The adage that one works for personal and self satification, their happiness and that of others; is i suspect long dead!! The driver I am afraid for all of us to work is to meet our needs and self actualise.
    This research is welcomed and hopefully will rid of some of the cancer in both professions that created And sustained this illness for so long.
    Passionate about Social and Health Care

  5. James Appledore September 26, 2020 at 8:08 am #

    Not surprised. The preciousness, the haughtiness, the patronising of ‘ordinary’ social workers and other mental health colleagues by forensic services has blighted my life as a mere AMHP. Never really figured out why specialist teams self regard their “expertise” yet often make arbitrary decisions to not accept service users with extensive histories. Community teams are top loaded with service users who meet the criteria for specialist services but mysteriously suddenly apparently should be under a community team. I have no sympathy for whatever loss of status these colleagues feel. If you narrow yourself to almost irrelevance, the game will be eventually up. A simple suggestion, own your profession, be social workers not third rate psychologists and we may listen.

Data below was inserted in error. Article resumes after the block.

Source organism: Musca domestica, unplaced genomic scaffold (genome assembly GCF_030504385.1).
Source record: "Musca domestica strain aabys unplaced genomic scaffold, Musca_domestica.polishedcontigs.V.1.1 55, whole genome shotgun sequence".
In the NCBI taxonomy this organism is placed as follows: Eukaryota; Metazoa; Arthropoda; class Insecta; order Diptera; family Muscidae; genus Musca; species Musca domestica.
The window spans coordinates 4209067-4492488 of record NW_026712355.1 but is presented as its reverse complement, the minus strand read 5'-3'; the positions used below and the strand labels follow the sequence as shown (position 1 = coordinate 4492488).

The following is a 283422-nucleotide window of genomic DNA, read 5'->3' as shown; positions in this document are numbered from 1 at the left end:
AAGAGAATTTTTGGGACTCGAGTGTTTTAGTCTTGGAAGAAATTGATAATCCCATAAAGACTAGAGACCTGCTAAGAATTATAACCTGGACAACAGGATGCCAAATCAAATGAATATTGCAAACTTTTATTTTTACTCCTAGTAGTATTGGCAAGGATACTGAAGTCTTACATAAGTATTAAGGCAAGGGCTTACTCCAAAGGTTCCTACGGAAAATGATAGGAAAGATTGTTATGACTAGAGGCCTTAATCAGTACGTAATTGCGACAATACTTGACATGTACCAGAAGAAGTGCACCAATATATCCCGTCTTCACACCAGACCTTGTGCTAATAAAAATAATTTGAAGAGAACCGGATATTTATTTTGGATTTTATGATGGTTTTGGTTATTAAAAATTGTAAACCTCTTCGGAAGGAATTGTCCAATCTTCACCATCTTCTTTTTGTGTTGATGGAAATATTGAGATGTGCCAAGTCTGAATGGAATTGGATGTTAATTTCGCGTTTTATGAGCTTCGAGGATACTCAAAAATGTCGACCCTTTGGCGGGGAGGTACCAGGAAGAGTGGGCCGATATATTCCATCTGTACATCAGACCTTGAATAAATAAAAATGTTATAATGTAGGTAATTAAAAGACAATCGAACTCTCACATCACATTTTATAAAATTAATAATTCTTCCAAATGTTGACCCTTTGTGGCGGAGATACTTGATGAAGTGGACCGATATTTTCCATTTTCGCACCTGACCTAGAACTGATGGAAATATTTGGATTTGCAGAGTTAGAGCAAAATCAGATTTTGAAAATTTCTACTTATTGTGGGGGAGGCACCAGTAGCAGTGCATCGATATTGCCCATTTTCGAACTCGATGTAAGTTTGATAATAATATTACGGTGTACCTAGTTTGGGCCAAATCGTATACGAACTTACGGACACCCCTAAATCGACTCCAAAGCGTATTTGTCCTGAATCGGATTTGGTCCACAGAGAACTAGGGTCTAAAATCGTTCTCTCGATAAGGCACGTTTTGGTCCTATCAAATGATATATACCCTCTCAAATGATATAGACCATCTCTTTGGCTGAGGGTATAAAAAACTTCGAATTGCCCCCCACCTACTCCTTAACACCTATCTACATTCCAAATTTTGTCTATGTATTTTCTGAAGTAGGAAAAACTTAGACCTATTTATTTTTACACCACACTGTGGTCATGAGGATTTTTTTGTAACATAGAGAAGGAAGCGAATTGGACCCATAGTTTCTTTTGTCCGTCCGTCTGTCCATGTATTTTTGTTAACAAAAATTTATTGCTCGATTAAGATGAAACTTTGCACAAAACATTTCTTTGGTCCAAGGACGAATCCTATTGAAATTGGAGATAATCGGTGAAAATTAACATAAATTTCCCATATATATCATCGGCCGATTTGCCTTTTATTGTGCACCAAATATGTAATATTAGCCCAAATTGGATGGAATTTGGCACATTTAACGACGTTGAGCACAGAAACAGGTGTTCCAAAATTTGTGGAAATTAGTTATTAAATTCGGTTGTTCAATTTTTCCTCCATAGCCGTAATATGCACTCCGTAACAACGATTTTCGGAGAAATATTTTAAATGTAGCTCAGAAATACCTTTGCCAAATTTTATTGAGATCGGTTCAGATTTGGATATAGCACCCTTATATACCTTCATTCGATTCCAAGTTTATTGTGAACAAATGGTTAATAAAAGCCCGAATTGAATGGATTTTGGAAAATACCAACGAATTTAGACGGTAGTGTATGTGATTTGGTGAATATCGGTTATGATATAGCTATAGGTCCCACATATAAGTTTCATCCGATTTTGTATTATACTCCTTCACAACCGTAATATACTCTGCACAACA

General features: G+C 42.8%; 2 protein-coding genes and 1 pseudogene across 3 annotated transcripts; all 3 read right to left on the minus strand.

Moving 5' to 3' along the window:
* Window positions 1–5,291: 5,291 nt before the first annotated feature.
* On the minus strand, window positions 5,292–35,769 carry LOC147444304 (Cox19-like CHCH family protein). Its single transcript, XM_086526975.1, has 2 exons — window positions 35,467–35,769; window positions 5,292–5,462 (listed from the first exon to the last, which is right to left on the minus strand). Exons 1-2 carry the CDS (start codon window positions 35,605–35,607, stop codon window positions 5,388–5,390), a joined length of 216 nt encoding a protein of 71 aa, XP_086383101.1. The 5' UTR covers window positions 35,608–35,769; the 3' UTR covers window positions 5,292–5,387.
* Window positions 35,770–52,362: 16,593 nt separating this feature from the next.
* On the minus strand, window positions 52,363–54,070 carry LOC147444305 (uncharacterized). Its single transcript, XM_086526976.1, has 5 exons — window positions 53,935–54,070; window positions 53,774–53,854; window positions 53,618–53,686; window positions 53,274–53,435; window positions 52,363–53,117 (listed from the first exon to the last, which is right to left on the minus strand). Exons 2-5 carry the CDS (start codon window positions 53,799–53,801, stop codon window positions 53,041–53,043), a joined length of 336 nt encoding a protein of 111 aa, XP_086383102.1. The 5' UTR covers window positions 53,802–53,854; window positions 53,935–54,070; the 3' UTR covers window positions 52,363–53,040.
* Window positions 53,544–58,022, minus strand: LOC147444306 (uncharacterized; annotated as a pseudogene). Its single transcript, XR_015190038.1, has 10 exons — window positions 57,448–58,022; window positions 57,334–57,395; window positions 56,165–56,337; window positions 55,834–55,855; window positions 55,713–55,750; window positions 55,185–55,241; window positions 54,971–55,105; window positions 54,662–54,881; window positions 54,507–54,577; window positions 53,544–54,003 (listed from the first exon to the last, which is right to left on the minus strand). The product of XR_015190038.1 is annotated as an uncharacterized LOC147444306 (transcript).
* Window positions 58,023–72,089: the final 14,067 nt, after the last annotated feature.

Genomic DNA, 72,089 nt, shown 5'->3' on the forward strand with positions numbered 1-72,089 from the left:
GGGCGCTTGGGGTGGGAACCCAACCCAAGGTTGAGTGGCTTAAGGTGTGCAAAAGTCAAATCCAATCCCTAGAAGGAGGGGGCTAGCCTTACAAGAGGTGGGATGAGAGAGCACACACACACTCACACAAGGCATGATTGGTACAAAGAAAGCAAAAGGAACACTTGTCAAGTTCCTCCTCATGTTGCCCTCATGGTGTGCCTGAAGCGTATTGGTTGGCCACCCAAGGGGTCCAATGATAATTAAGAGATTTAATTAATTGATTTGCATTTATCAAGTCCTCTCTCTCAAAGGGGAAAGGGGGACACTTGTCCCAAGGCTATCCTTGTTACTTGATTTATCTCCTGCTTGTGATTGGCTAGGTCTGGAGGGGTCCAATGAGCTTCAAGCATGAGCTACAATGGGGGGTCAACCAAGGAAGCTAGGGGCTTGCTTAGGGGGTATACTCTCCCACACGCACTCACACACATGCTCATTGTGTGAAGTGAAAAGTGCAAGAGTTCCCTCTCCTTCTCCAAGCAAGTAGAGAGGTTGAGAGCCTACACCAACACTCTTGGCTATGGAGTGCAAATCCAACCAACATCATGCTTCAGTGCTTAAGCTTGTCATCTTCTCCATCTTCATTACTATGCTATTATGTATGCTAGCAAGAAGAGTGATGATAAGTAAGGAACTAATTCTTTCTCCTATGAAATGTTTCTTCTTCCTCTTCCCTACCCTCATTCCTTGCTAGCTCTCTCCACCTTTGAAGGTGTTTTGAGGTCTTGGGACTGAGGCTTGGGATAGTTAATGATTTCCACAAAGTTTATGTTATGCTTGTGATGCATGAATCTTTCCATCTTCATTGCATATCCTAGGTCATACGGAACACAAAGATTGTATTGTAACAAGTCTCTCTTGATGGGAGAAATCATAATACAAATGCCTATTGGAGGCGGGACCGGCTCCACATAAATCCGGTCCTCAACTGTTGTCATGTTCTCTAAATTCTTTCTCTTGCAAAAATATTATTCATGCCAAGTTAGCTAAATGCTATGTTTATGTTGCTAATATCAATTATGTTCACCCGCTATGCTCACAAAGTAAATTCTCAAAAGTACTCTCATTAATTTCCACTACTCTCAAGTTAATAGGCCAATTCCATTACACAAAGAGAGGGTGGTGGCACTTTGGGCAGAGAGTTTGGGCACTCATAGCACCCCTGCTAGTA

6. philip woffenden September 26, 2020 at 10:52 am #

    This is true! I work for the Trust but I am employed by the Local Authority. I am fighting for a pay rise to meet the £5k more my colleagues get in same FSW role. As ever the Local Authority make it an extended drawn out exercise but as a SW i persist…..

  7. Lisa September 26, 2020 at 9:05 pm #

    “FSW’s uniquely placed for social supervision role” Not sure that’s shared by the forensic services manager who told me from the comfort of their kitchen via Teams that the Band 6 CPN in my service is just as capable of supervising and risk managing as the forensic service was not accepting any referrals “at this time”.